For most of the 20th Century, serious corporations judiciously invested in strategic research and development (R&D) efforts to innovate and bring new products to market. Dedicated teams got patents and top executives carefully monitored results. That traditional R&D paradigm is being challenged.: For most of the 20th Century, serious corporations judiciously invested in strategic research and development (R&D) efforts to innovate and bring new products to market. Dedicated teams got patents and top executives carefully monitored results. That traditional R&D paradigm is being challenged.
Michael Schrage, MIT IDE Visiting Scholar, writes that “Disciplined digital design experimentation and test cultures increasingly drive tomorrow’s innovations and strategies. Innovation investments emphasizing Research & Development (R&D) will increasingly yield to practices supporting Experiment & Scale (E&S).”
In today’s high-bandwidth, massively networked environments, he observes, so-called good ideas matter much less; testable hypotheses matter much more. “Tomorrow’s innovations and strategies will increasingly be the products — and byproducts — of real-time experimentation and testing.”
Schrage, who is also a Visiting Fellow in the Imperial College Department of Innovation and Entrepreneurship, discussed the E&S concept in a brief Q&A with MIT IDE editor, Paula Klein. His blog on the topic can be read on the MIT Sloan Management Review web site here.
Q: What’s wrong with the traditional corporate R&D model? Are there still cases – such as spinoffs or innovation labs — where R&D has value, say, for long-term or large-scale projects?
A: The classic, linear R&D models best exemplified by IBM’s Watson Labs, or the former Bell Labs, GE’s Schenectady, N.Y. headquarters, or Heinrich Caro’s BASF were effective for their time, but that time is past. Ironically, but appropriately, R&D breakthroughs over the past 25 years have shattered the traditional enterprise R&D model. Capital-intensive, linear, proprietary and ‘over-the-wall’ processes — that translated basic research into preliminary developments, and preliminary developments into prototypes and pilots, and pilots into production processes — have given way to innovation initiatives that are more op-ex than cap-ex. They are more open, agile, iterative, digital, networked, interdisciplinary, customer-centric and more user-aware than ever. These digital architectures and associated processes typically deliver innovation faster, better and cheaper than their analog predecessors.
Innovation is really no longer about better understanding of requirements; it focuses on creatively imagining compelling use cases. After decades of squandering tens of billions of dollars and Euros boosting R&D budgets, sophisticated entrepreneurs and CEOs better appreciate the power and potential of human capital and creativity over financial capital and proprietary investment.
Innovation has become more of an ecosystem capability than a business process. The bottom line KPI is shifting from ‘what new proprietary products and services are coming out of our labs?’ to ‘How can our best customers and prospects get great value from our prototypes, design resources, algorithms and research communities?’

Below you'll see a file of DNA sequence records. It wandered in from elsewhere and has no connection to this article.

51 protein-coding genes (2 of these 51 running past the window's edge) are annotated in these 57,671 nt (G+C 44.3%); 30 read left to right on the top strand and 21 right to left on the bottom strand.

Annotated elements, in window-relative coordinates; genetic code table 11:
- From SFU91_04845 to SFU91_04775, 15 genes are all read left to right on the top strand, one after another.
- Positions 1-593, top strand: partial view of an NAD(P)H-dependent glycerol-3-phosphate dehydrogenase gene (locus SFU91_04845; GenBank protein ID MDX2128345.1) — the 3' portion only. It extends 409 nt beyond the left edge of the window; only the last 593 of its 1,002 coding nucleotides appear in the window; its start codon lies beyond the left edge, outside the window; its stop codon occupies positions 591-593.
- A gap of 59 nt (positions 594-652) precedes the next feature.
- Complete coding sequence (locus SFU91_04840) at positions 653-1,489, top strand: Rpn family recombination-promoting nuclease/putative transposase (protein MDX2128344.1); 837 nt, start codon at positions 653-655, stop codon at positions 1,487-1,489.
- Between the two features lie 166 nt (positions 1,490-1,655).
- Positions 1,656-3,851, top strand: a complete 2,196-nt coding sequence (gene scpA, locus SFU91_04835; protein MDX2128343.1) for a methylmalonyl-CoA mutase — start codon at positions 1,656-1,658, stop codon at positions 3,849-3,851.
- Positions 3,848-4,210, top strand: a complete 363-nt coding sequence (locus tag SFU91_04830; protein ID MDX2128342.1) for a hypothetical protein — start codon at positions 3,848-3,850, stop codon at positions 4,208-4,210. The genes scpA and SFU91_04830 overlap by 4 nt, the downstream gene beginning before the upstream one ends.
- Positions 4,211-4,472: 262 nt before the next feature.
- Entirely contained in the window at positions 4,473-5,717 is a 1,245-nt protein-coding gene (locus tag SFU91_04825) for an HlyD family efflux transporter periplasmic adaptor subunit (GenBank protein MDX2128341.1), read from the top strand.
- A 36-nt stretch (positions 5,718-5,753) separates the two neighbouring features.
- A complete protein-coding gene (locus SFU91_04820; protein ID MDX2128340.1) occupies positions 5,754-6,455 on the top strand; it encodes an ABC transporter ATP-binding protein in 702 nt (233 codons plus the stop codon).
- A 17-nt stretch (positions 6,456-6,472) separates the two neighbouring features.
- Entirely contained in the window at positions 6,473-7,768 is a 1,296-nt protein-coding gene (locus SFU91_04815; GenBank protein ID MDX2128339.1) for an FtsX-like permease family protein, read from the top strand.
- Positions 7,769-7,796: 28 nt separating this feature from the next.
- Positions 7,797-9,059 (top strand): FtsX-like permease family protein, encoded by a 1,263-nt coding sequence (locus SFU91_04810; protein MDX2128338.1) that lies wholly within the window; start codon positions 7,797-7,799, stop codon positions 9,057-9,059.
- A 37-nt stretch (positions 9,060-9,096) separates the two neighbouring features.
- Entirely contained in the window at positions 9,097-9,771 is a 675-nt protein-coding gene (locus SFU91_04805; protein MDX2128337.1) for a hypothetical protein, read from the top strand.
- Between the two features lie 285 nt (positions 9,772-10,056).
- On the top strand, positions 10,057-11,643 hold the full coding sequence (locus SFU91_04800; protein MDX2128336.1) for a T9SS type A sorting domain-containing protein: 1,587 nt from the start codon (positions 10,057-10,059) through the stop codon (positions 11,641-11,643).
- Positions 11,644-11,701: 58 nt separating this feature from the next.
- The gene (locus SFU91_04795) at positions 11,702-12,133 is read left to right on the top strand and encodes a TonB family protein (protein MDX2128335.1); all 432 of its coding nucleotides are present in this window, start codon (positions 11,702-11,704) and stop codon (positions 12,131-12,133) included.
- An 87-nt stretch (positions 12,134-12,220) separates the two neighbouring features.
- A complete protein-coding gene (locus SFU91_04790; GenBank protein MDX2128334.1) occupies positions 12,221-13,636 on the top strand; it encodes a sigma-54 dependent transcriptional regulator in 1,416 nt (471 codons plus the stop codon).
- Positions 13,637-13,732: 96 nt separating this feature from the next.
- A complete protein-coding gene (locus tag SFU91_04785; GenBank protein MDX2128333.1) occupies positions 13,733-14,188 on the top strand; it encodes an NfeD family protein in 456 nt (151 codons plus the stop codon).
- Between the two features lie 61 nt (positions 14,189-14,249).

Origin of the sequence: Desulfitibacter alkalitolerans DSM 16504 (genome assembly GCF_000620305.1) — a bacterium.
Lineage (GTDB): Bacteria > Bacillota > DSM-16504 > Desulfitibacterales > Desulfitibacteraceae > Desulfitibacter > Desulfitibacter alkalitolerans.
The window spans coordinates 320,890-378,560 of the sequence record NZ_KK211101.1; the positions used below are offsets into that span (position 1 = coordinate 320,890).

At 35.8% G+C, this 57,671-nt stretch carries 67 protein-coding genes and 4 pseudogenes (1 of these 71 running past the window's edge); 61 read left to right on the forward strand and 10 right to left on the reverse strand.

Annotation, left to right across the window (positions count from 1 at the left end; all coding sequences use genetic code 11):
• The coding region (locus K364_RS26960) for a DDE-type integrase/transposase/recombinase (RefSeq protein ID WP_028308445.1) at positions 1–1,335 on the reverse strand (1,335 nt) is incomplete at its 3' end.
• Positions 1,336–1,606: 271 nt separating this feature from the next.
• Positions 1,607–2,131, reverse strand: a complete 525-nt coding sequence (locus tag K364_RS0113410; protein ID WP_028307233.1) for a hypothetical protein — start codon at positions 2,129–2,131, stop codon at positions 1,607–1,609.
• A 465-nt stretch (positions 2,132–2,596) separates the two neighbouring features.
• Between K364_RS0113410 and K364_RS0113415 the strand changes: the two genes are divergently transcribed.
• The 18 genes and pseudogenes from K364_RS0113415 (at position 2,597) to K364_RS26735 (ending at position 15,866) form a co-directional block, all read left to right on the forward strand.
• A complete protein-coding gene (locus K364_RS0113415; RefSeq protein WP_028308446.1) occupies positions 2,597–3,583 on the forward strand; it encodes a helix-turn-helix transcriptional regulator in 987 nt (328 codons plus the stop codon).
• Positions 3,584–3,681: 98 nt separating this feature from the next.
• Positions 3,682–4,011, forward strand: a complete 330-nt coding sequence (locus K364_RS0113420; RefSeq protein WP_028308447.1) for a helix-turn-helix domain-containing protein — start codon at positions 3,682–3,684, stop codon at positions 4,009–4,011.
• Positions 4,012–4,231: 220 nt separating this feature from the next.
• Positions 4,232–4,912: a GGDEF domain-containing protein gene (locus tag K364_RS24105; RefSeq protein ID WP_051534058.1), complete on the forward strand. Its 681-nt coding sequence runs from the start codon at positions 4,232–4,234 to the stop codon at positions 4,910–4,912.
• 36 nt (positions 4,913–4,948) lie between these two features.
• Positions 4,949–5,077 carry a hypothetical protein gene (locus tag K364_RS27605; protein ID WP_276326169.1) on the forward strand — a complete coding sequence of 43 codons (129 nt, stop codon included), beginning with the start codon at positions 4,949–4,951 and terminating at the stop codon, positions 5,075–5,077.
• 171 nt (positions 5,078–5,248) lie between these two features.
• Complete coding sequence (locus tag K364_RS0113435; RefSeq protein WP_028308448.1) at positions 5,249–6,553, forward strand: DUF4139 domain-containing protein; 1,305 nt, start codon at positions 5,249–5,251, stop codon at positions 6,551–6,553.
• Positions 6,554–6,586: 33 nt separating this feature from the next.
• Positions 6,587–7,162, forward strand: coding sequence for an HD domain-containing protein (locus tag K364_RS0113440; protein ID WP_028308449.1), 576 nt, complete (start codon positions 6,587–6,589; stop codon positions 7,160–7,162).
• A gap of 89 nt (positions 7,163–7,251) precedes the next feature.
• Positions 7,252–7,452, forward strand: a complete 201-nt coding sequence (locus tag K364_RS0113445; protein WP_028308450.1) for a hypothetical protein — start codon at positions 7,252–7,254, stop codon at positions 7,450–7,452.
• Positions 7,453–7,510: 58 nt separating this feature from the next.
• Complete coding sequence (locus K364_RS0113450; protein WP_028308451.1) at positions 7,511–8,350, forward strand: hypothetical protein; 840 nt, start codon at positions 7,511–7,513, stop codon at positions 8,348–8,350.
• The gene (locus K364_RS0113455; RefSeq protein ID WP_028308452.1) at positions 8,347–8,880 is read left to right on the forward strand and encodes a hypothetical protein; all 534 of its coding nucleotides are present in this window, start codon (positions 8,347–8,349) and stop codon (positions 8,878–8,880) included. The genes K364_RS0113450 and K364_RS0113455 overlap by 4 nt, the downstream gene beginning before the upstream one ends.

Today’s E&S does a measurably better job of answering that question than yesterday’s R&D. Between the Internet of Things and the ongoing rise of machine learning, the economics of E&S render much of traditional R&D an anachronistic albatross.
Q: Where does E&S usually originate: From the top down or from grassroots, bottom-up experimentation? How widespread is it at present?
A: If you’re Google, Amazon, Apple, Uber or Netflix, E&S originates from the top-down; there’s nothing like a founder’s imprimatur to get innovators and intrapreneurs to embrace E&S. If you’re an IBM, PwC, Toyota, BASF or WalMart, there’s a mix. Top executives have to give permission – if not guidance – for an E&S ethos, but you’ve got to give the people closest to the customers and clients both the tools and incentive to experiment.
I find it impossible to come up with meaningful estimates as to how pervasive these practices now are, but I would confidently assert that they exist much in the way organizations once talked about shadow apps and bootlegged projects. I’m seeing a lot more cloud-enabled shadow experimentation and exploration with clients, customers and channels. I’m seeing it with digital agencies on the marketing side and with contract manufacturers and post-industrial designers on the supply-chain side.
When you look at the innovation tempo and customer response enjoyed by a Netflix, an Amazon or a Facebook, you see that E&S is integral to their current success.
Q: How important is corporate culture in the success of a virtual research center? Are there environments where E&S just won’t work?
A: This is the question I find most irksome and frustrating. There’s no escaping the painful truth that culture matters most. Most MBAs – and far too many engineers – are educated, trained and rewarded for coming up with plans and analyses rather than running simple, fast, cheap and scalable experiments. In 1995 – maybe even as late as 2005 – the enterprise economics of planning, analysis and pilots were cost-effective innovation-process investments. And while that hasn’t been true for a decade, too many established organizations have legacy innovation approaches and processes that treat E&S as an end-of-pipeline practice rather than a wellspring of disruptive innovation, inspiration and insight. It’s reminiscent of the painful 1980s/1990s phenomenon of inspecting quality in instead ofdesigning quality in from the start.
These issues, indeed, relate more to cultural inertia than technical competence or economic cost. Plainly put, E&S doesn’t work in executive environments where validating plans is valued over learning-by-doing. Today, leading-by-example has to embrace leading-by-experiment.